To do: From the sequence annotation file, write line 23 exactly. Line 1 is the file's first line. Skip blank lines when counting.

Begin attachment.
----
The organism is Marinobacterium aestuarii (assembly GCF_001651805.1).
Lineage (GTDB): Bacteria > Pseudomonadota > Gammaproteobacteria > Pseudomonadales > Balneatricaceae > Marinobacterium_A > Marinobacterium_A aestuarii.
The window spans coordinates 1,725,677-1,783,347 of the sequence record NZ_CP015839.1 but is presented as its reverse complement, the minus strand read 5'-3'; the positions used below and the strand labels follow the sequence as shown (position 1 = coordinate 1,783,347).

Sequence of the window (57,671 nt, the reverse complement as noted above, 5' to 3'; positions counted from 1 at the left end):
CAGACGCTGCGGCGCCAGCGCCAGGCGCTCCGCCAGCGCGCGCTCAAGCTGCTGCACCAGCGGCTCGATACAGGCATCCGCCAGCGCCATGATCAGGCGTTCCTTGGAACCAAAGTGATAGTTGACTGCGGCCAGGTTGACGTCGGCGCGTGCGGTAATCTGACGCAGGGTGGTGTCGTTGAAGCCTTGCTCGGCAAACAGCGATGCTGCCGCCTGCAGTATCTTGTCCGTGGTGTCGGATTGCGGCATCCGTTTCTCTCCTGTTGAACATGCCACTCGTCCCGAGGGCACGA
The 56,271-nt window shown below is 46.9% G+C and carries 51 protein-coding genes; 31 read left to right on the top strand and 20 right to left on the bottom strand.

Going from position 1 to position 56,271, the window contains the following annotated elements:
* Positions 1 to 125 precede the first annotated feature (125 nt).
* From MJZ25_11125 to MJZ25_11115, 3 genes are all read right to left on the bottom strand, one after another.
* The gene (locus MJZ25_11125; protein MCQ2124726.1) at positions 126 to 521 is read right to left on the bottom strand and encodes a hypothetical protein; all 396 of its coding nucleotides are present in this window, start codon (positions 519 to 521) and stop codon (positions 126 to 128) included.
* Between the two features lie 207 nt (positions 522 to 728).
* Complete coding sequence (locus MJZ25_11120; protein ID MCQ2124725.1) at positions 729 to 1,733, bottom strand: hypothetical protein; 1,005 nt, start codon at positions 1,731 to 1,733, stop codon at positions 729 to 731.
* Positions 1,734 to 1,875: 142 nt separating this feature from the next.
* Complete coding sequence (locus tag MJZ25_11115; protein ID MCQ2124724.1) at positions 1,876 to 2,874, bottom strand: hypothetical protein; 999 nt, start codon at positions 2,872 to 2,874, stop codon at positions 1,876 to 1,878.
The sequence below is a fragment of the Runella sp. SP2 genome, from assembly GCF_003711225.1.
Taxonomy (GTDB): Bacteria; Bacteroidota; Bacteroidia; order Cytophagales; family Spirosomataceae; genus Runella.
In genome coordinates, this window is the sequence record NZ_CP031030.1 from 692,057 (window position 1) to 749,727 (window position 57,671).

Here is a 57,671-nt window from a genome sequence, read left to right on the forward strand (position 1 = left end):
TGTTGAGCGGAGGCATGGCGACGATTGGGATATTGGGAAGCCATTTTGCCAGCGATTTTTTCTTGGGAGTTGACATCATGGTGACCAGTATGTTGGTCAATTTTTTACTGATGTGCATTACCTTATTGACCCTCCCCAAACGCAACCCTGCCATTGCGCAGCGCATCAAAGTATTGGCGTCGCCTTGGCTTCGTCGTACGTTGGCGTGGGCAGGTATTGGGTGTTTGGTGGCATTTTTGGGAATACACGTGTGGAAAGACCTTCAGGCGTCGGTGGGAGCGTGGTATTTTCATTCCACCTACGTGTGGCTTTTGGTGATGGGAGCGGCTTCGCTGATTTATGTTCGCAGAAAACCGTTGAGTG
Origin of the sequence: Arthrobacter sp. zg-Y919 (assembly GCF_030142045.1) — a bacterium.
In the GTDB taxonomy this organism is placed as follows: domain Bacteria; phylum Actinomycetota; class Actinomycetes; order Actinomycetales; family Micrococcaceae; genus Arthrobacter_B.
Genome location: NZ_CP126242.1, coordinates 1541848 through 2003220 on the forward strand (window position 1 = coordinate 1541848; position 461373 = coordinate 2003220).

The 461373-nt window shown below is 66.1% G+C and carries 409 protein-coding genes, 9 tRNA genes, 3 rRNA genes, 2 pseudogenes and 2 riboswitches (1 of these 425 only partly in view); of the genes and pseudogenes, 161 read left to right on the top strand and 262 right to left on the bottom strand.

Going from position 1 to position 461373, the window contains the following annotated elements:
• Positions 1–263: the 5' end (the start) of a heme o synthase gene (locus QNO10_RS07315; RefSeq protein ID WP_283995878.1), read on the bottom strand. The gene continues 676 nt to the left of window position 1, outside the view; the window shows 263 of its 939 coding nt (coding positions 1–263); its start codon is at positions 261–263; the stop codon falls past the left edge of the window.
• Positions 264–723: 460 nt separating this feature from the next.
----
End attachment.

The 461373-nt window shown below is 66.1% G+C and carries 409 protein-coding genes, 9 tRNA genes, 3 rRNA genes, 2 pseudogenes and 2 riboswitches (1 of these 425 only partly in view); of the genes and pseudogenes, 161 read left to right on the top strand and 262 right to left on the bottom strand.